As if the illegal border crossings of minor children isn’t enough trauma, now we find out via testimony last week that the HHS just let kids go without any follow up. These children are basically lost and who knows where they are now. Sex trafficking of little kids is a huge business and it appears our government unwittingly became a participant in this illegal activity. 


Someone should prosecute the feds for human trafficking — of kids.

No joke: Swamped with tens of thousands of unaccompanied minors from Central America who crossed the Mexican border in 2014, the Department of Health and Human Services simply skipped key steps meant to ensure the kids were sent to safe places.

HHS spokesman Mark Weber told The Post his agency bypassed procedures only in “very few” cases — numbering “in the hundreds” — and that officials with “years of experience” felt confident the steps weren’t needed.

But the Associated Press reports that HHS’s Office of Refugee Resettlement, or ORR, wound up placing some kids in “homes where they were sexually assaulted, starved or forced to work for little or no pay.”

The AP found “more than two dozen children” released to adults who subjected them to “labor trafficking or severe abuse or neglect.” Some kids were raped by their sponsors’ associates.

Bottom line: ORR, in effect, funneled kids to abusers. You’d expect prosecutors to arrest non-government workers who did that.

The skipped steps included fingerprinting adults who sought the children as well as requiring would-be sponsors’ birth certificates and “personal and identifying information.” Also dropped: criminal background checks.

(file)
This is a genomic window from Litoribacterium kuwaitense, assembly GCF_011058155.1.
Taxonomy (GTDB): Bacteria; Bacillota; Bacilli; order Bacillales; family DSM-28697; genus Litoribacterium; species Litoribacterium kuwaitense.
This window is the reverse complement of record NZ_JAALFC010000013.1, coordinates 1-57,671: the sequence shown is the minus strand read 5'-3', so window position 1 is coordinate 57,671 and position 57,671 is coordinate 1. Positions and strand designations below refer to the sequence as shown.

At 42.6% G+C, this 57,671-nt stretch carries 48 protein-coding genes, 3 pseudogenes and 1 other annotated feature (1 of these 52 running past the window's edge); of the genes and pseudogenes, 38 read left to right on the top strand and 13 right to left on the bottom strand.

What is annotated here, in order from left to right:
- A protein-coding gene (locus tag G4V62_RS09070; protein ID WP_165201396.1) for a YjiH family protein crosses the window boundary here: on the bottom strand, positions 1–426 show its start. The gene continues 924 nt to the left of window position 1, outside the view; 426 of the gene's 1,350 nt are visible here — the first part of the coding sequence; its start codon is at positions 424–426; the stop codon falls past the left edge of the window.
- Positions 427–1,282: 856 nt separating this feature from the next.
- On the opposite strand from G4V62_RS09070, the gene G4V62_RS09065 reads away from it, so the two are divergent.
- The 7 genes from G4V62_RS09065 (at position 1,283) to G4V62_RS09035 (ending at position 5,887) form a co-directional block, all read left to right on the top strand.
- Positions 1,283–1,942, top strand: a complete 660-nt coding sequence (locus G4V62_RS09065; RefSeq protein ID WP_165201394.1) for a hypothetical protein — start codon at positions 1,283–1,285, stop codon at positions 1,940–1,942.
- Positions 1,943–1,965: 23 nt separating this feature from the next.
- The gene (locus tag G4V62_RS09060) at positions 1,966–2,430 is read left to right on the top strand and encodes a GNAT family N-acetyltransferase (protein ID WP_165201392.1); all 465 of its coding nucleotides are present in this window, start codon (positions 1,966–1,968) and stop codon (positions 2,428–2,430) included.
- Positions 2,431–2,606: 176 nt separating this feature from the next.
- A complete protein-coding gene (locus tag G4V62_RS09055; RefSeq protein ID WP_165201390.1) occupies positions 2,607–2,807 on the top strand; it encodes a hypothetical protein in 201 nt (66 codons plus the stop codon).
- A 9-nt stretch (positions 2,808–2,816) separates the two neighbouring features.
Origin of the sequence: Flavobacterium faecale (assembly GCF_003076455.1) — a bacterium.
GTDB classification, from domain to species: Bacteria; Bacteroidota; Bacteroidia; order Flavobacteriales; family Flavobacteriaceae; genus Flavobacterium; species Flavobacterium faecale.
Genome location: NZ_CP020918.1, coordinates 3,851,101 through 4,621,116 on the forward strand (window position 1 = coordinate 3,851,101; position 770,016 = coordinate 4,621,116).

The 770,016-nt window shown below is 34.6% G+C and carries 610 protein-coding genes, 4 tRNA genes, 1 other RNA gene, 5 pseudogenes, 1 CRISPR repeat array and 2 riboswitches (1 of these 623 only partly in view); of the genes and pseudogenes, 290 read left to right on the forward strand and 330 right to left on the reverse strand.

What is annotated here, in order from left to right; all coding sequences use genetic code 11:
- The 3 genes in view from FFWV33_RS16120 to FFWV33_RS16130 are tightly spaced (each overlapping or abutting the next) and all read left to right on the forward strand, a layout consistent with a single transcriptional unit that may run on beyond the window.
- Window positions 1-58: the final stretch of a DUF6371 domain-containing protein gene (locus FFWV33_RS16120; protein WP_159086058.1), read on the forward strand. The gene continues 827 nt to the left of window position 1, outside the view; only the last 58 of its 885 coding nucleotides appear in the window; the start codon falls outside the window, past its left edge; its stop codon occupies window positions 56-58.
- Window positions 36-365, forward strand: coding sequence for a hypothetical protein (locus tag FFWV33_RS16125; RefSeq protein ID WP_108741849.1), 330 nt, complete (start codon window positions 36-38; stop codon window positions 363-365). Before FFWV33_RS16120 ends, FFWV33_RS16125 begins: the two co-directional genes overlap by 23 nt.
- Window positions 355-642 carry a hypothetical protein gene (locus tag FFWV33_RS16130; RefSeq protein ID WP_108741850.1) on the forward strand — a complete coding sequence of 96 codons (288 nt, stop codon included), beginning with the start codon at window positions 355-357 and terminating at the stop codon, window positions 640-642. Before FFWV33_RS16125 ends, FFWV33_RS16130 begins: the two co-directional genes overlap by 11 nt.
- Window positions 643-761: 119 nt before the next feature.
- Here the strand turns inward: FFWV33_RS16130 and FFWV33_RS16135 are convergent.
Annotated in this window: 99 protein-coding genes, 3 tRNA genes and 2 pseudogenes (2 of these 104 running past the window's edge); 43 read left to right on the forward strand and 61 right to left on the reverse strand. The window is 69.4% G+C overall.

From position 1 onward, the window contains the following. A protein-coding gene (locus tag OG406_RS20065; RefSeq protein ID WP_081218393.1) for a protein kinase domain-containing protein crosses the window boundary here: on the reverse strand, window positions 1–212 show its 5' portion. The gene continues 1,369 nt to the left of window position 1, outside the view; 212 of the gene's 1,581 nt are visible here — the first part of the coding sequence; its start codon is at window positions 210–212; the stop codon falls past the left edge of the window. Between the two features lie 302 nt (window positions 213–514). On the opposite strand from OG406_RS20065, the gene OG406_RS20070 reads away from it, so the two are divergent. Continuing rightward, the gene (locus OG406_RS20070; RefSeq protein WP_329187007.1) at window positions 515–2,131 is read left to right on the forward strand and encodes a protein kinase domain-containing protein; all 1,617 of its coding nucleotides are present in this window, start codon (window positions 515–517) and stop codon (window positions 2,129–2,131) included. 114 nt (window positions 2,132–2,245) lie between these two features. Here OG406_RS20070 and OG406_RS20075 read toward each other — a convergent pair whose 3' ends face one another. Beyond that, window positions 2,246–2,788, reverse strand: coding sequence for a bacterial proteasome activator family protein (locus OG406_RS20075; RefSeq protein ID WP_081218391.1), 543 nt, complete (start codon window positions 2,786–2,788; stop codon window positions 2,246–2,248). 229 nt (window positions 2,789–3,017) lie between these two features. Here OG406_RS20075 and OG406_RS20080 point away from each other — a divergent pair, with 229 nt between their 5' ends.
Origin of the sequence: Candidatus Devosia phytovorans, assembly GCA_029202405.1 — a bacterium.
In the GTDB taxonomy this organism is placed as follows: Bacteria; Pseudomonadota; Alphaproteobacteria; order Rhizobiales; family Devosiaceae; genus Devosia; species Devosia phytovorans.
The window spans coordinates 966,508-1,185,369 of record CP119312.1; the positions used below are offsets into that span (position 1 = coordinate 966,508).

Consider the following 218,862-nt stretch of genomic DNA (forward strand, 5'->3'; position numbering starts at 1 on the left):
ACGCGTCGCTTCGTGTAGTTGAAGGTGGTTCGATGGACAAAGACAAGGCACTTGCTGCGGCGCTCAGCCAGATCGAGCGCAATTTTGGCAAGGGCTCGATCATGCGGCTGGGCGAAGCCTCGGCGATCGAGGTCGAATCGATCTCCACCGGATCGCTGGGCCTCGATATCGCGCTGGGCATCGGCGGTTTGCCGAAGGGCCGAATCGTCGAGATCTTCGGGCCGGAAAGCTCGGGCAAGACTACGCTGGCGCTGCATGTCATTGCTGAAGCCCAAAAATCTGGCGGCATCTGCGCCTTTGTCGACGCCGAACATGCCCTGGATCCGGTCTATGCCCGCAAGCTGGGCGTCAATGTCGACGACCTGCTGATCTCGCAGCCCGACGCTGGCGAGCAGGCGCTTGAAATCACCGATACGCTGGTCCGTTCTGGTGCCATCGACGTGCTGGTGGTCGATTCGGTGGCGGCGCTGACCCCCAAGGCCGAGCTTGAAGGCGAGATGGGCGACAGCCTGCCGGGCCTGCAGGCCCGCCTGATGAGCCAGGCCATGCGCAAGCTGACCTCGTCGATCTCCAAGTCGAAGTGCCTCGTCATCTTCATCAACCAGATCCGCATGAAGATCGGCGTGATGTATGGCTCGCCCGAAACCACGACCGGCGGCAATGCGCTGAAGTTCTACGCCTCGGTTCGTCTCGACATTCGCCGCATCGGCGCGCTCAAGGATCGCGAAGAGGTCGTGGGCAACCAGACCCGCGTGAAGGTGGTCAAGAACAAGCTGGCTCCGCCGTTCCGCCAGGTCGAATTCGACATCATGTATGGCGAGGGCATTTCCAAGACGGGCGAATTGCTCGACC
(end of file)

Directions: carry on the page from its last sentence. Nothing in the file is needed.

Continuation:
No wonder social workers doing follow-up couldn’t even find many of the kids.

In one case, a worker visited an apartment complex where the feds had sent more than a dozen children. The apartments turned up empty.

“We were concerned it could have been a front to have those kids released so that traffickers could get them into the workforce,” AP was told by Hilary Chester — a higher-up at the US Council of Catholic Bishops, which does much of this social work under government contract. Today, Chester notes, “No one knows where the kids are.”

Yes, ORR faced a crisis. From October 2013 to September 2014, some 67,000 children from El Salvador, Guatemala, Honduras and Mexico showed up at the border without their families — four times the number just three years earlier.

But that’s no excuse for handing the children over to all comers.

Via: NYP

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